Film review: Mid-August Lunch

Italy 2008

Film still for Film review: Mid-August Lunch

Reviewed by Guido Bonsaver


Our synopses give away the plot in full, including surprise twists.

Rome, the present. Gianni is an unemployed, middle-aged man who lives with his mother in an old building in Trastevere, a working-class district in the city centre. He spends his time doing the shopping and patiently looking after his gentle but demanding mother. In the middle of the summer season, when most locals are away on holiday, the administrator of the building forces Gianni to give temporary hospitality to his own mother in return for the waiver of unpaid bills. The following day the administrator turns up with not only his mother, but his mother's sister too, and promptly leaves to take his lover on holiday. The same day, Gianni's family doctor asks a similar favour of him.

For the following two days, Gianni cooks and looks after all four old women. At first their different personalities and idiosyncrasies create problems. Gianni's mother doesn't want to share meals with the others; the administrator's mother first flees the house and then gets drunk and tries to seduce Gianni; the doctor's mother constantly refuses to follow her prescribed diet and gorges on whatever she can find in the kitchen. Eventually the four women become good friends and give Gianni some money so that they can stay together longer.


Imagine offering the following storyline to a film producer: depressed middle-aged man looks after his mother and three other old women in a deserted city in the middle of summer. Nothing much happens. He cooks for them. Gomorrah director Matteo Garrone is the daring producer who believed in Mid-August Lunch, the feature debut of his frequent co-scriptwriter/assistant director Gianni Di Gregorio. Their new collaboration was a gamble that has paid off with a number of awards at major film festivals including Venice and London.

The plot is directly inspired by Di Gregorio's own experience of looking after his widowed mother during her last years. Indeed, the whole production has a homemade quality to it, from the interiors (Di Gregorio's own flat) to the cast, which is made up entirely of non-professionals among whom we find the director himself and a couple of old friends. The preference for shooting in natural light makes for a rather sombre atmosphere, which might at first appear strange if not technically poor, but which in fact reproduces well the funereal darkness of Italian houses at the height of summer, shutters closed to keep out the torrid heat.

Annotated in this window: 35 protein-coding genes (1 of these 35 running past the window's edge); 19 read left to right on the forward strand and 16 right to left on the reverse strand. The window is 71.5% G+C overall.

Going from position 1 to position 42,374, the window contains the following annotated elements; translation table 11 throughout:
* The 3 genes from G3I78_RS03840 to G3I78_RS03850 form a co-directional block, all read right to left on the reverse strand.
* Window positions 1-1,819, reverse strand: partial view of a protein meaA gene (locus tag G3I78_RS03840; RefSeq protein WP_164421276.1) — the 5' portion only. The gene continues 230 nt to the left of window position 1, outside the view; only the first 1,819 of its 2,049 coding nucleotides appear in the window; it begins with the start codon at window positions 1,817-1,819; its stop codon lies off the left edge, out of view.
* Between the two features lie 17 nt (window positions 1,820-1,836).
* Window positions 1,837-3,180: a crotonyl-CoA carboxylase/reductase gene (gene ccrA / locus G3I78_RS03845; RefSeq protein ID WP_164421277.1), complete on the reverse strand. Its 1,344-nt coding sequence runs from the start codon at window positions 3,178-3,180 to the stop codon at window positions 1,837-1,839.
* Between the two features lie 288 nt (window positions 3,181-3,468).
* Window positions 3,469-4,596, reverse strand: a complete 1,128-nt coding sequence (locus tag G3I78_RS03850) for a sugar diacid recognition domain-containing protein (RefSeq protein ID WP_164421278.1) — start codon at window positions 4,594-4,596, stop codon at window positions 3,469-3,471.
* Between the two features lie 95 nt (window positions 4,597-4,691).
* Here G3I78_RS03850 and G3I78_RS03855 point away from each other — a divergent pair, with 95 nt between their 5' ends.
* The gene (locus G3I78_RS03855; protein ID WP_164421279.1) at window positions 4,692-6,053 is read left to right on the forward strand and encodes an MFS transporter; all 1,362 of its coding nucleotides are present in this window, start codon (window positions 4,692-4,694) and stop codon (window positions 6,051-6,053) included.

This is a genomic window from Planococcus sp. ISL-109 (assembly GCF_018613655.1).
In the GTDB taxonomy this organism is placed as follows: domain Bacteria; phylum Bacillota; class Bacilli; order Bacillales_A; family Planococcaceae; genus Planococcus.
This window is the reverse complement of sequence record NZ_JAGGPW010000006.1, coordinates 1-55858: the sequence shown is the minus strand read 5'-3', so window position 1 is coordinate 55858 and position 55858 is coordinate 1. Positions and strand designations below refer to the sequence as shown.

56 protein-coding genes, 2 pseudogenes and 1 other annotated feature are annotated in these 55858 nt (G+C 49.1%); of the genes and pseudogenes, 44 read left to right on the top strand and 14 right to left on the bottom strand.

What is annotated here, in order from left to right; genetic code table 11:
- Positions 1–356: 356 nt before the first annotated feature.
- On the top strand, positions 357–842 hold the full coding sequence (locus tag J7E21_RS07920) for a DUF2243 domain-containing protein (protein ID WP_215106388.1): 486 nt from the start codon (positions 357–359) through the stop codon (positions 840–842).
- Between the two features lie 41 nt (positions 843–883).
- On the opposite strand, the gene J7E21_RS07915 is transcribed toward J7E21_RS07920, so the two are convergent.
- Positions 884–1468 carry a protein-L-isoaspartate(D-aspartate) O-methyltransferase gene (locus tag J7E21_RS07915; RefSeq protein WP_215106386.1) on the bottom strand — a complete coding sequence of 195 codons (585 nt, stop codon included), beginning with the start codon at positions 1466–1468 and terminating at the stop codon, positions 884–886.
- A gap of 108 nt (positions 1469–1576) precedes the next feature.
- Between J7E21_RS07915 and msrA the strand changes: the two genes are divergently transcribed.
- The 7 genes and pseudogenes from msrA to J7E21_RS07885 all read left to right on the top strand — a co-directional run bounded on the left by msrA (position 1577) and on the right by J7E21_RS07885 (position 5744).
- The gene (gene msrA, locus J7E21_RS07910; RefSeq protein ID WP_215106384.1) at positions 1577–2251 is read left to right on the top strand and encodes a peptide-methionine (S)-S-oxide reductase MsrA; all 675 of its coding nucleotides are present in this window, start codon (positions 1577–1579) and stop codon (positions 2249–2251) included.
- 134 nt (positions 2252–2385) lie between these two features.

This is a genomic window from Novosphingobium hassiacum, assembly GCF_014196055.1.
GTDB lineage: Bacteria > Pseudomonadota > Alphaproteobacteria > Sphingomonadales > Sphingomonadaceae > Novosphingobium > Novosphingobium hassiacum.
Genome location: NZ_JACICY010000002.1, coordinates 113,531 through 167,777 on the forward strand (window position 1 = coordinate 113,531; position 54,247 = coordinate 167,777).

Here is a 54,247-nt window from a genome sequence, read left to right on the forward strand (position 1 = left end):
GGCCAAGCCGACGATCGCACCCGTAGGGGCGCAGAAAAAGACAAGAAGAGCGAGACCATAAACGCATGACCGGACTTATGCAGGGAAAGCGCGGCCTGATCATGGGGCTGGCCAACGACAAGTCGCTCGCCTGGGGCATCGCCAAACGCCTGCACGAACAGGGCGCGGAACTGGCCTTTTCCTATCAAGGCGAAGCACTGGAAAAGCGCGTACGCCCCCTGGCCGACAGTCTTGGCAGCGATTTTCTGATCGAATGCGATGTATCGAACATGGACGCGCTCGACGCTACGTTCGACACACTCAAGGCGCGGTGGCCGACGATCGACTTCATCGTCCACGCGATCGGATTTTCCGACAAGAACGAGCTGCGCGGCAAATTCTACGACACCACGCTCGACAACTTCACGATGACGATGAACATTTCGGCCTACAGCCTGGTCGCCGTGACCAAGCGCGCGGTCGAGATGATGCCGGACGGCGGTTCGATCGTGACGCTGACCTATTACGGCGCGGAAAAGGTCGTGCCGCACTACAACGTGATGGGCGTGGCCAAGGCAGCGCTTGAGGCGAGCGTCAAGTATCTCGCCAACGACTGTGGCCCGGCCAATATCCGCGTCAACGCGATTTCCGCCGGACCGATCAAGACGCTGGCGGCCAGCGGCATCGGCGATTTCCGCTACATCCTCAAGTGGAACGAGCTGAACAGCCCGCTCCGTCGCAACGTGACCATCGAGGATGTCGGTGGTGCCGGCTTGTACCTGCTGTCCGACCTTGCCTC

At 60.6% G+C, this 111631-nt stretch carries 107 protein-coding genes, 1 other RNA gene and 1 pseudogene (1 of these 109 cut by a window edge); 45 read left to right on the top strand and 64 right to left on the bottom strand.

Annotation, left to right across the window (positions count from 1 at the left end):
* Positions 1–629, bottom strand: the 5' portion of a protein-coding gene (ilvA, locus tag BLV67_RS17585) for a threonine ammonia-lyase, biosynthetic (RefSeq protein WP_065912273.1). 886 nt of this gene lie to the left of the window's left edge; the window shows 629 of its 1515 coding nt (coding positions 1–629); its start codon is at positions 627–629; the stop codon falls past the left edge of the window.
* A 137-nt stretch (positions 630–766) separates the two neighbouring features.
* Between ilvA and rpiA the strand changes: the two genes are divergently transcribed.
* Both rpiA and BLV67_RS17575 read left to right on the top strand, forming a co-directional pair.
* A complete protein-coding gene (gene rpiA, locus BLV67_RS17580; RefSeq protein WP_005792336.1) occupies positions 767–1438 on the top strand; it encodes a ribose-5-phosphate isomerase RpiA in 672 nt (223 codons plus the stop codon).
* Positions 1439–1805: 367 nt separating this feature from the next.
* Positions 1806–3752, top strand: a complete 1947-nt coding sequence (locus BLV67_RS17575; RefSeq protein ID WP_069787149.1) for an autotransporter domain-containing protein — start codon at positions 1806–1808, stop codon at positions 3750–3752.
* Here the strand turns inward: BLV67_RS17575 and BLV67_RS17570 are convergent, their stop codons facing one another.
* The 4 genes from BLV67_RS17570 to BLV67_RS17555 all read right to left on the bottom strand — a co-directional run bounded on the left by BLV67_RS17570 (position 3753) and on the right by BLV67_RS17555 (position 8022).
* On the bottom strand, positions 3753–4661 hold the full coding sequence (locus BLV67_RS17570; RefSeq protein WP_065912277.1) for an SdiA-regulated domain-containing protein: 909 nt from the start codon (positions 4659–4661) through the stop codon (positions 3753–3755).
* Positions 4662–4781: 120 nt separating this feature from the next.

Given all this, some Italian critics have, not surprisingly, resurrected the ever-recurring mantra: a return to neorealism. This is a yardstick and a curse that allows for patents of nobility as much as accusations of being old-fashioned - both of which are of very little use here. What is original about Mid-August Lunch is its gentle fusion of a lyrical approach towards the quiet desperation of the protagonists' lives and a documentary feel (handheld camera, very limited soundtrack) that brings an element of rawness to the screen.

The best example of this - and possibly the best moment of the film - comes in the opening sequence, which begins with a mixture of close and medium shots of Gianni (Di Gregorio) reading Dumas' The Three Musketeers to his mother (Valeria De Franciscis), who is lying in bed next to him. Her face is emaciated and her hands and arms wrinkled, yet she constantly interrupts to find out more about d'Artagnan's looks, coquettishly deciding that he's not her type because he has a hooked nose. It is a quietly ironic and at the same time traumatic scene in which we are made to experience the reality of physical decay cohabiting with a mind that feels and speaks like a teenager's.

This is the delicate balance on which the entire film rests. There is no room for cheap sentimentality or sudden accelerations of the narrative. Gianni's existential stalemate is even more pathetic: his relative youth should allow for hope, but he seems unable to move out of this life of humble submission to his mother's demands. His suave gentleness is no redeeming grace - he is a hypochondriac, stuck in poverty and ready to stoop to different forms of humiliation simply to get to the next day. The achievement and the limitation of this film lie in the director's refusal to turn any character into an audience-grabbing personality. There are no punchlines, no melodramatic or absurd situations - only a half-depressed man and four old ladies merrily postponing the date of their death.

For a country such as today's Italy, dominated by the politics of wealth and appearance embodied by Prime Minister Silvio Berlusconi, a film such as this is almost revolutionary. It is an ode to the mundane and to our mortality: a convincing feat of minimalist cinema.


Gianni Di Gregorio
Produced by
Matteo Garrone
Gianni Di Gregorio
Gianni Di Gregorio
Simone Riccardini
Director of Photography
Gian Enrico Bianchi
Marco Spoletini
Art Director
Susanna Cascella
Ratchev & Carratello
Last Updated: 20 Dec 2011